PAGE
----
But this terminology, too, is problematic, as it focuses on a particular, institutional, belief-based mode of spiritual association that reveals itself, as well, in the survey’s questions on community-seeking. Nones, the report states, “attach much less importance to belonging to a community of people with shared values and beliefs; 28% of the unaffiliated say this is very important to them, compared with 49% percent of all adults.” (Emphasis added.)

Does this mean that Nones eschew spiritual community? My own research for a forthcoming book on the spiritual lives of Religious Nones suggests otherwise. Though my research is very preliminary at this stage, the desire for community in which religious or spiritual concerns can be shared consistently emerges from interviews with self-identified Nones. That doesn’t, however, mean they’re looking for a community in which there are “shared values and beliefs” that would be expressed in doctrines or creeds. 

Rather, especially among younger Nones raised in environments where religious pluralism and associated tolerance were regarded positively, finding community in which multiple points of view and diverse practices are welcomed is a commonly-reported desire. Among the Nones I’ve interviewed, “I don’t want to feel like I have to edit myself” is a frequent expression of a desire to find spiritual community not shaped primarily by assent to particular beliefs and values. 

My hunch is that questions about “belonging to a community of people who share your beliefs and values” confuses the idea of community as a gathered social-spiritual network (a tribe) with the fraught subject of doctrinal religious belief and, further, the problematic language of religious values. We know, of course, that attendance at religious services of all sorts is down (except, perhaps, among religious groups in which doctrinal pluralism is something of a core value), but that does not allow us to conclude that religious or spiritual community is not important in the United States among those who identify or formally affiliate with institutional religions as well as those who do not.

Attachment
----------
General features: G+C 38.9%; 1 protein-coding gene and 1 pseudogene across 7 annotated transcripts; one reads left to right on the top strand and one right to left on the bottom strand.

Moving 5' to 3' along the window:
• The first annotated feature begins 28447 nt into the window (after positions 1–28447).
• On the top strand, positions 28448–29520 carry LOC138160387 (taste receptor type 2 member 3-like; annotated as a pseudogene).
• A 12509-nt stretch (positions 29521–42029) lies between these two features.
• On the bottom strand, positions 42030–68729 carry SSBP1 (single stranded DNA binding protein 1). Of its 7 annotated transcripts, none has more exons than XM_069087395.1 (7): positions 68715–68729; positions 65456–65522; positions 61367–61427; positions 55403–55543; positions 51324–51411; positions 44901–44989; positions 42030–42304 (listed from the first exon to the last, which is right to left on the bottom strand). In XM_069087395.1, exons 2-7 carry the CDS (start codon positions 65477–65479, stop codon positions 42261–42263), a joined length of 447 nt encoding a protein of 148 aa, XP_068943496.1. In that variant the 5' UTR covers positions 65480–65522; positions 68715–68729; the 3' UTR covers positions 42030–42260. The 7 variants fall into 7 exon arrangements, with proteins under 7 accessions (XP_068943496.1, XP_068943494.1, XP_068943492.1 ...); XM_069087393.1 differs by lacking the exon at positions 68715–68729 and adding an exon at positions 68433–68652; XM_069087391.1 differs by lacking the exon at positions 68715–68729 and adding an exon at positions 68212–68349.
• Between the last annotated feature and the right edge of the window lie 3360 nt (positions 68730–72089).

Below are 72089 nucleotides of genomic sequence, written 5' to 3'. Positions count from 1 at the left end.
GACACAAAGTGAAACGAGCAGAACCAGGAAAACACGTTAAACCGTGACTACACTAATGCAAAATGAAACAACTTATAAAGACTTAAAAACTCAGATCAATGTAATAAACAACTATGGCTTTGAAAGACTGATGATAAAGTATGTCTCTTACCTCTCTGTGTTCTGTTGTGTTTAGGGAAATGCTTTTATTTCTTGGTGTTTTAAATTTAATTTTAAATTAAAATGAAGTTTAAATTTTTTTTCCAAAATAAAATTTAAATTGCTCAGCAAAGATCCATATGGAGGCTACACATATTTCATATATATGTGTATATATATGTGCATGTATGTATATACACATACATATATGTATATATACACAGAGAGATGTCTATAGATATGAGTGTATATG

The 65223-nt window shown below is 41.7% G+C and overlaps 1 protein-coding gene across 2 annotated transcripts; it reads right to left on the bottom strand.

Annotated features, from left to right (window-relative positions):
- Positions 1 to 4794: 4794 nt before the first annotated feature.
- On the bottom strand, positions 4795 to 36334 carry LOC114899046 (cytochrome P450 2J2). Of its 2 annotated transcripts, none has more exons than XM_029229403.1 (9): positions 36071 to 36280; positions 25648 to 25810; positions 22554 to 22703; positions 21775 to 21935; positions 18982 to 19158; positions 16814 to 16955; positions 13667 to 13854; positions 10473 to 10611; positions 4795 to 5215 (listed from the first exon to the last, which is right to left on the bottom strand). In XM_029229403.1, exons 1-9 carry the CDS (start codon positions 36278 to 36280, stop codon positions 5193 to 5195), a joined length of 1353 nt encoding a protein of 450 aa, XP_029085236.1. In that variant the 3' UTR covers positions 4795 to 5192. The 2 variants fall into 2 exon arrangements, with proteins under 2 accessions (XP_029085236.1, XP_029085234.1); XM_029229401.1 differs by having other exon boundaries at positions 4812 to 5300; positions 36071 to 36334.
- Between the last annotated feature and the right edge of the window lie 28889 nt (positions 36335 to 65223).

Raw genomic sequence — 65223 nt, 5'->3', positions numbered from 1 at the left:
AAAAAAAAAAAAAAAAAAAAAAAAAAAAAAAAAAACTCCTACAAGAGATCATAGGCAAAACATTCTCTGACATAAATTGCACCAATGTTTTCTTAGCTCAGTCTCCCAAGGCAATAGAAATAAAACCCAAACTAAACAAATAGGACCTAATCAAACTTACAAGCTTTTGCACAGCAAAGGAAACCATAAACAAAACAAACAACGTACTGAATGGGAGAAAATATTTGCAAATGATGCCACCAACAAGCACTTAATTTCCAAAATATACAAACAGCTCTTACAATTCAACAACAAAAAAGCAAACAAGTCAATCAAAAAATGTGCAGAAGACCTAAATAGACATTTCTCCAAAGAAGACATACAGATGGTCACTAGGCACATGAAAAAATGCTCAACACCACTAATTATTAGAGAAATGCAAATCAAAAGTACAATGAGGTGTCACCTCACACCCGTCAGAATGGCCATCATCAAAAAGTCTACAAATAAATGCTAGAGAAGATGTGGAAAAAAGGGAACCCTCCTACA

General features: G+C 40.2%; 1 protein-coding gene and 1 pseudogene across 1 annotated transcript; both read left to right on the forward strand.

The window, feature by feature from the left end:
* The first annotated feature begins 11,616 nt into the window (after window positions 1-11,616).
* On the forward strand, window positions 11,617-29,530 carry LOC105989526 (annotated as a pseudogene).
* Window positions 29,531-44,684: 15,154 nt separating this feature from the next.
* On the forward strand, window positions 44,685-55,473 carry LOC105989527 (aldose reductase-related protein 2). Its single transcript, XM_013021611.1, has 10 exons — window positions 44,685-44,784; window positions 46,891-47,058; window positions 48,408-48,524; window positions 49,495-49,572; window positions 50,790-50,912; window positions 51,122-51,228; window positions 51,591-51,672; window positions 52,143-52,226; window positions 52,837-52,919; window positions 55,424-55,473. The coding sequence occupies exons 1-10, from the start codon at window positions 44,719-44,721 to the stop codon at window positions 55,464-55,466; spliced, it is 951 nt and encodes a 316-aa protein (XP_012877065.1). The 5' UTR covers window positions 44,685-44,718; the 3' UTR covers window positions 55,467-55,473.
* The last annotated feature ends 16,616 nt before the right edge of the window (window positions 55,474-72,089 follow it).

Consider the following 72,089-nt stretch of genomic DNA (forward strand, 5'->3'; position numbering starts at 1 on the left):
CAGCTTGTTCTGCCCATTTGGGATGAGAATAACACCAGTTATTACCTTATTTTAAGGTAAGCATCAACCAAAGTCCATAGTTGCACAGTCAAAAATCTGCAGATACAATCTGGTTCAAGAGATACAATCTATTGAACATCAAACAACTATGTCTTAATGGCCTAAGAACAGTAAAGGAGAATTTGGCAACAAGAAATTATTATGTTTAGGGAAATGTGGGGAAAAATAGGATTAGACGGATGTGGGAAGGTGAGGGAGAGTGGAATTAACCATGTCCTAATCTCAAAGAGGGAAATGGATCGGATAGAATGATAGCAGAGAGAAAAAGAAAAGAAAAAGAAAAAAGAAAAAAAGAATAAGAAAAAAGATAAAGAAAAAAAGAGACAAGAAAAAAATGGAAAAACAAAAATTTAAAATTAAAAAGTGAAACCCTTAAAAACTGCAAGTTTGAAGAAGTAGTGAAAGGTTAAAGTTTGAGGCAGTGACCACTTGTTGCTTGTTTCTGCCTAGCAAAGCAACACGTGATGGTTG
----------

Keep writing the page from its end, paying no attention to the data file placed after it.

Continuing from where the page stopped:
Do You Believe in Yoga?

The Pew report likewise muddies the waters of American religiosity by consistently lumping Atheists (2.4%) with Agnostics (3.3%), often with perplexing results. For example, according to the report, some 7% in the combined “Atheist/Agnostic” group “think of themselves as a religious person.” While it’s undoubtedly fair to count the likes of Richard Dawkins or Bill Maher as religiously anti-religious Atheist evangelists, I have to suspect that the 7% of religious among the “Atheist/Agnostic” group, along with the 34% of their cohort who see themselves as “spiritual but not religious,” might be on the more Agnostic end of the spectrum.